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Trudeau government to spend over $500K on safe drug supply project

Last week, the federal government announced that it’d be spending over half a million dollars for a safe supply project in the Toronto area.

Last week, the federal government announced that it’d be spending over half a million dollars for a safe supply project in the Toronto area.

Announced by Patty Hajdu, the federal health minister, the $582,000 will provide 10 months of funding for an emergency safer supply project led by Parkdale Queen West Community Health Centre in southwest Toronto.

This summer has seen health alerts issued throughout Canada (including BC, Alberta, and Ontario) of street drugs being laced with ingredients to stretch low supplies and to modify potency. This has increased overdose risk.

The move by the federal government to fund this project will provide what they call pharmaceutical-grade medication, as well as treatment and harm reduction services, food, supplies, and referrals to other service providers.

The Parkdale Queen West Community Health Centre also received approval to open a temporary overdose prevention site in nearby Etobicoke. The temporary site will offer supervised consumption, harm reduction, education, and 24/7 on-call services.

Between January 2016 and December 2019, over 15,000 people in Canada died because of an opioid-related overdose. During that time, the number of supervised consumption sites in Canada has increased from 1 to 38 as a way to curb the number of overdose deaths. Safe supply can further reduce that death rate.

Related to this, also announced last week by the federal government was a 60-day consultation process regarding supervised consumption sites in the country. The consultation will receive input from the general public, consumption site operators, front-line healthcare workers, people who use the sites, and other stakeholders.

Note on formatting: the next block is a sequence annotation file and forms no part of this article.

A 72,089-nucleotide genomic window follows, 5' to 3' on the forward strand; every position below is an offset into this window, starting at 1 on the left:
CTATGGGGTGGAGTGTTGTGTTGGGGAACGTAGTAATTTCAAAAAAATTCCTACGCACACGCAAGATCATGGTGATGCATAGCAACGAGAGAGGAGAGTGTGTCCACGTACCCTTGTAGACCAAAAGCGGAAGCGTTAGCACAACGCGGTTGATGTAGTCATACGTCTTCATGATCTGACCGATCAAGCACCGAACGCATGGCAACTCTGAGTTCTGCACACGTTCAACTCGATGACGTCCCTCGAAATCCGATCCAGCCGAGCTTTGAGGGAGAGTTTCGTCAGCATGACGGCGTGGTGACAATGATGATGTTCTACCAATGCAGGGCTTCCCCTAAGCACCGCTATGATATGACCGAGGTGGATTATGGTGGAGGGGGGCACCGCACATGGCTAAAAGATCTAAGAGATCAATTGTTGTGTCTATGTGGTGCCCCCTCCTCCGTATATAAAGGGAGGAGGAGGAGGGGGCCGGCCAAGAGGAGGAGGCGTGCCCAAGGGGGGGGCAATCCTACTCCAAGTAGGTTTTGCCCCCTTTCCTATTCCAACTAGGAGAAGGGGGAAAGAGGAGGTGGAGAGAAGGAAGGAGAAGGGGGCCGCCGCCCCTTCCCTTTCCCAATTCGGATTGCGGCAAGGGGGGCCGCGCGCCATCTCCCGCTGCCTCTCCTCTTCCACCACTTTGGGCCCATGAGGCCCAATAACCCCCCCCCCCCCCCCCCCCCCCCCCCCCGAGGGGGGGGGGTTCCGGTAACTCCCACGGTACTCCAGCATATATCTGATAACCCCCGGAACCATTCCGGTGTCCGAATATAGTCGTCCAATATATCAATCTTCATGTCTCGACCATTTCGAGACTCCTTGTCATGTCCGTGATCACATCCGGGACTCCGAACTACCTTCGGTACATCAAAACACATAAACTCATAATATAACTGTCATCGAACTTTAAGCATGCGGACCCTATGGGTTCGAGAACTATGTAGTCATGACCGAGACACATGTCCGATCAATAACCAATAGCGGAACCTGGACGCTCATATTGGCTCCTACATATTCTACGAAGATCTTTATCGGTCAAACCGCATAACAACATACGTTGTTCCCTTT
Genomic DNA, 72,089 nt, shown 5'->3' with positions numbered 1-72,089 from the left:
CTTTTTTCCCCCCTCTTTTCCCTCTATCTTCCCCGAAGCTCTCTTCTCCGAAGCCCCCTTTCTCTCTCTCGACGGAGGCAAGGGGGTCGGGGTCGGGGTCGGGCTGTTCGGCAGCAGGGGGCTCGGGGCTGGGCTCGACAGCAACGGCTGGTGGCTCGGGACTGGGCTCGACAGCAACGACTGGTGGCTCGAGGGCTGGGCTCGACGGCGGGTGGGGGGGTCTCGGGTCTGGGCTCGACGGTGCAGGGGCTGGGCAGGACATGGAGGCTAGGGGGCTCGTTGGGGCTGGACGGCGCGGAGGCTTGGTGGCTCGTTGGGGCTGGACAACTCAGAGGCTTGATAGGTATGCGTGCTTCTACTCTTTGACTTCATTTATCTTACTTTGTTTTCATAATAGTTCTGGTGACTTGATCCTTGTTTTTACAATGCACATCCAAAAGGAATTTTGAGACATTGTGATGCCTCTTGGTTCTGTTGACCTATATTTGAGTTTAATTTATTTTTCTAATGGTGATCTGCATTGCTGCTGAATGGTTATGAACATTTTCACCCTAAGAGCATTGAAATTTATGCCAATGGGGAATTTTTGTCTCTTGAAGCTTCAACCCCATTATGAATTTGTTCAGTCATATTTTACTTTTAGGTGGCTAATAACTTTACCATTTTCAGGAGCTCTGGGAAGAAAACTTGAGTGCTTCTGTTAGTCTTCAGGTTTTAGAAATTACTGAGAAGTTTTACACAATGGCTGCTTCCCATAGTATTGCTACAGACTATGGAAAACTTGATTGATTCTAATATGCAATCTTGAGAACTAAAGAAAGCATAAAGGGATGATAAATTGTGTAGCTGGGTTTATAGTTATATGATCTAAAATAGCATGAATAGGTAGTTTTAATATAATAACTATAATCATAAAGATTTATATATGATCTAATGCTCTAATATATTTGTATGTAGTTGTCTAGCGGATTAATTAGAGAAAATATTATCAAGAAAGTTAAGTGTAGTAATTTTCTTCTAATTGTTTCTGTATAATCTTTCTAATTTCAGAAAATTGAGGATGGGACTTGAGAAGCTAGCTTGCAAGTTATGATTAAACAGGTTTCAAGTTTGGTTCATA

Since 2017, supervised consumption services across Canada have collectively received 2.2 million visitors, reversed over 17,000 overdoses, saw no deaths at the sites, and made over 84,000 referrals to health and social services.

Lethbridge’s supervised consumption site was recently defunded, and ARCHES, the organization that had been operating it since February 2018, announced recently that the lack of funds has forced them to shut it down as of the end of this month.

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By Kim Siever

I live in Lethbridge with my spouse and 5 of our 6 children. I’m a writer, focusing on political news, social issues, and the occasional poem. My politics are radically left. I recently finished writing a book debunking several capitalism myths. My newest book writing project is on the labour history of Lethbridge.

I’m also dichotomally Mormon. And I’m a functional vegetarian: I have a blog post about that somewhere around here. My pronouns are he/him, and I’m queer.

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